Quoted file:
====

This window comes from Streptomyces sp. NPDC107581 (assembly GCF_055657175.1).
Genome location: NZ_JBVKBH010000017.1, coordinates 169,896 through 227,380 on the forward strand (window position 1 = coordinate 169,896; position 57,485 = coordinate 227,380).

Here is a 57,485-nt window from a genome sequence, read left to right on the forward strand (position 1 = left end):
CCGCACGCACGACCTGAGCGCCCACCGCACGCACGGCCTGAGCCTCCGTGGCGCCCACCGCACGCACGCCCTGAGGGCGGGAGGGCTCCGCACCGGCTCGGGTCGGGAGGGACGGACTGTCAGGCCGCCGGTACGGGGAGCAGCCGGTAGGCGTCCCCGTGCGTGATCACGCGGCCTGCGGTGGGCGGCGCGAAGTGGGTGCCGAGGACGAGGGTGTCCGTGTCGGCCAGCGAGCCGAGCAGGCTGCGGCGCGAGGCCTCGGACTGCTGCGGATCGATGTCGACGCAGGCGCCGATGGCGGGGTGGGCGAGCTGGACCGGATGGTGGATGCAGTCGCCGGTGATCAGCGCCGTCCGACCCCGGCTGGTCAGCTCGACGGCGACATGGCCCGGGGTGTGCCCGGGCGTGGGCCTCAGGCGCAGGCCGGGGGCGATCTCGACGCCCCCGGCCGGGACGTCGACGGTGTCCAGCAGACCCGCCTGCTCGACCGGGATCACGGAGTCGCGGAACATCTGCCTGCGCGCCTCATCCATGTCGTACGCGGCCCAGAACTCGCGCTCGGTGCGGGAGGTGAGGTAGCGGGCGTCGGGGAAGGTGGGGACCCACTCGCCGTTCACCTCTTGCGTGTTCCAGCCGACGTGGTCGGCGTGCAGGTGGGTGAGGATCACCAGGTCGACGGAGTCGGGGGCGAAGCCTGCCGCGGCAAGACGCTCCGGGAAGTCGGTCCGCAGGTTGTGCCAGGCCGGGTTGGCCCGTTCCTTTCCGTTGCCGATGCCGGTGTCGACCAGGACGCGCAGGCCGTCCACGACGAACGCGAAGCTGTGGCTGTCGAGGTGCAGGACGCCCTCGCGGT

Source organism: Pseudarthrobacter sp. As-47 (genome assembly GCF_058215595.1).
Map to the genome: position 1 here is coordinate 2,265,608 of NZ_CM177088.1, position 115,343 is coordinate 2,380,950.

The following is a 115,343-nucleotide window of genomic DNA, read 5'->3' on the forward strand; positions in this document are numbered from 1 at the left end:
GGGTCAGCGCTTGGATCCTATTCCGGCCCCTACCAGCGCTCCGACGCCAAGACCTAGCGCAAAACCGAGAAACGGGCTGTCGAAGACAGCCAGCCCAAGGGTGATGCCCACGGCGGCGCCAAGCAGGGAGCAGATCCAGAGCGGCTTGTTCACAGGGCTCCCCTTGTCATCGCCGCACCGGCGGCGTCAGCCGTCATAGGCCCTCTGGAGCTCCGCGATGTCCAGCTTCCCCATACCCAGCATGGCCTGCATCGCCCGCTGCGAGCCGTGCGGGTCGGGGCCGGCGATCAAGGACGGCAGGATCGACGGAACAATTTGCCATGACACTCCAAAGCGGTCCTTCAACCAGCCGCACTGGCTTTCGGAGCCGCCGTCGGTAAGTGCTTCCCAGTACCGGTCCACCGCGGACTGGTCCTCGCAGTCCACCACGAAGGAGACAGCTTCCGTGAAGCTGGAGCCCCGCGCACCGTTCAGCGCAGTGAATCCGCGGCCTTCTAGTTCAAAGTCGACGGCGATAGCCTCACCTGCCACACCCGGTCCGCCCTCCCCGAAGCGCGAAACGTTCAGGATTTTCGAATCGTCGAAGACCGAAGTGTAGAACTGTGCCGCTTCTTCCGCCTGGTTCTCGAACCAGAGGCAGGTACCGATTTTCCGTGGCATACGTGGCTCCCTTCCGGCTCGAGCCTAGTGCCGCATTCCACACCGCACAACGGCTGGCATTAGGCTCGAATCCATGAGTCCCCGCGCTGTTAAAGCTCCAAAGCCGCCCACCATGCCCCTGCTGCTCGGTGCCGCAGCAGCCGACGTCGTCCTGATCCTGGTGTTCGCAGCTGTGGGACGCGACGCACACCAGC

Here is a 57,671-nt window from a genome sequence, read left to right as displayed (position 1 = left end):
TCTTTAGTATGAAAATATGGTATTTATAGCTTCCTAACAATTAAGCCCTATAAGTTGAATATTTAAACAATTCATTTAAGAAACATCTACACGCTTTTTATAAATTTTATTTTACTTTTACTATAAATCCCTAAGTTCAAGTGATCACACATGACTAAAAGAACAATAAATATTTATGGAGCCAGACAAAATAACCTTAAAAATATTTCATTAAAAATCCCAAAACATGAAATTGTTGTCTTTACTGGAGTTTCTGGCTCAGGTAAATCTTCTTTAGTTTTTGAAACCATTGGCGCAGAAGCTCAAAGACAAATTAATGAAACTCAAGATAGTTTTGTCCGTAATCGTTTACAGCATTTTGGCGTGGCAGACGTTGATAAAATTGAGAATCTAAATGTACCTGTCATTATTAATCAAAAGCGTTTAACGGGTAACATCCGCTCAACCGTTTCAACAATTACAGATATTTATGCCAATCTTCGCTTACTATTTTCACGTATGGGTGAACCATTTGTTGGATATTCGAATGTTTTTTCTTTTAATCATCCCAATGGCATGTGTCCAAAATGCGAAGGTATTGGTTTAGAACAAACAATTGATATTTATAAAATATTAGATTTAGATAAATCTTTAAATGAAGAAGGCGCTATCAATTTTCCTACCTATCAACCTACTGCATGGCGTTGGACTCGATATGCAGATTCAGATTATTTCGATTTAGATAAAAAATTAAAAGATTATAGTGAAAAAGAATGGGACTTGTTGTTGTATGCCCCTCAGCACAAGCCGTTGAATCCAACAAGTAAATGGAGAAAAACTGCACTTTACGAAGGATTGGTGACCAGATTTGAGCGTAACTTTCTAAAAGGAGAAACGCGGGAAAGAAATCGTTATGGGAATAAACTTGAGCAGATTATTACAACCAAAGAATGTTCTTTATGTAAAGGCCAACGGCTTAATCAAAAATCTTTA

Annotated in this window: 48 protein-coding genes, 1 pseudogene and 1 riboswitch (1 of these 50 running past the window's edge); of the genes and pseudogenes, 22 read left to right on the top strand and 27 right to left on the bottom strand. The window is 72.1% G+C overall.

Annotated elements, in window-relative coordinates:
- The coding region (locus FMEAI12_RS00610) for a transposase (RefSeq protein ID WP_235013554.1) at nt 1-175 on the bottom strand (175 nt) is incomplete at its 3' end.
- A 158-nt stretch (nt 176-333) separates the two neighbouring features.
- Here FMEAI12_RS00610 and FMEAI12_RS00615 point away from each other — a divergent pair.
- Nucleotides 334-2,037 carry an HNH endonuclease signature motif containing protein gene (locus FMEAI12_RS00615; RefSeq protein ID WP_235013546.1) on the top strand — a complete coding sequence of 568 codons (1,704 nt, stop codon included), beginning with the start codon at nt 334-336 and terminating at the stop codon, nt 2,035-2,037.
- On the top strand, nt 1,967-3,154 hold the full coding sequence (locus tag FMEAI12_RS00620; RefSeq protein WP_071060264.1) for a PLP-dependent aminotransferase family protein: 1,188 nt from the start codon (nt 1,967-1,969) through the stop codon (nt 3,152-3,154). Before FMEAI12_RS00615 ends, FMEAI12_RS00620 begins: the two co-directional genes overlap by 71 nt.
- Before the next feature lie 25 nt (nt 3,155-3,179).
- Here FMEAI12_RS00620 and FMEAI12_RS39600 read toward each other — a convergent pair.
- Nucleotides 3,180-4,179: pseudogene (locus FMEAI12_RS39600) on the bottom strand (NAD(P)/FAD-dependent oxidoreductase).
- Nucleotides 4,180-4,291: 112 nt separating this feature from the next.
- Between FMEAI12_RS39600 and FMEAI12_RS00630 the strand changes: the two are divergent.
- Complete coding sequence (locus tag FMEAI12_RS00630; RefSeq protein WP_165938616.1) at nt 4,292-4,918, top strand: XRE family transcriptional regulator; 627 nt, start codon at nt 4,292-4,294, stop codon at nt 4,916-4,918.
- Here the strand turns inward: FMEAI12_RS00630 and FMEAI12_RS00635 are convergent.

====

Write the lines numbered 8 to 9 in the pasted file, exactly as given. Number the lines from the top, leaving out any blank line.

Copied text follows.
GGGTCAGCGCTTGGATCCTATTCCGGCCCCTACCAGCGCTCCGACGCCAAGACCTAGCGCAAAACCGAGAAACGGGCTGTCGAAGACAGCCAGCCCAAGGGTGATGCCCACGGCGGCGCCAAGCAGGGAGCAGATCCAGAGCGGCTTGTTCACAGGGCTCCCCTTGTCATCGCCGCACCGGCGGCGTCAGCCGTCATAGGCCCTCTGGAGCTCCGCGATGTCCAGCTTCCCCATACCCAGCATGGCCTGCATCGCCCGCTGCGAGCCGTGCGGGTCGGGGCCGGCGATCAAGGACGGCAGGATCGACGGAACAATTTGCCATGACACTCCAAAGCGGTCCTTCAACCAGCCGCACTGGCTTTCGGAGCCGCCGTCGGTAAGTGCTTCCCAGTACCGGTCCACCGCGGACTGGTCCTCGCAGTCCACCACGAAGGAGACAGCTTCCGTGAAGCTGGAGCCCCGCGCACCGTTCAGCGCAGTGAATCCGCGGCCTTCTAGTTCAAAGTCGACGGCGATAGCCTCACCTGCCACACCCGGTCCGCCCTCCCCGAAGCGCGAAACGTTCAGGATTTTCGAATCGTCGAAGACCGAAGTGTAGAACTGTGCCGCTTCTTCCGCCTGGTTCTCGAACCAGAGGCAGGTACCGATTTTCCGTGGCATACGTGGCTCCCTTCCGGCTCGAGCCTAGTGCCGCATTCCACACCGCACAACGGCTGGCATTAGGCTCGAATCCATGAGTCCCCGCGCTGTTAAAGCTCCAAAGCCGCCCACCATGCCCCTGCTGCTCGGTGCCGCAGCAGCCGACGTCGTCCTGATCCTGGTGTTCGCAGCTGTGGGACGCGACGCACACCAGC

Here is a 57,671-nt window from a genome sequence, read left to right as displayed (position 1 = left end):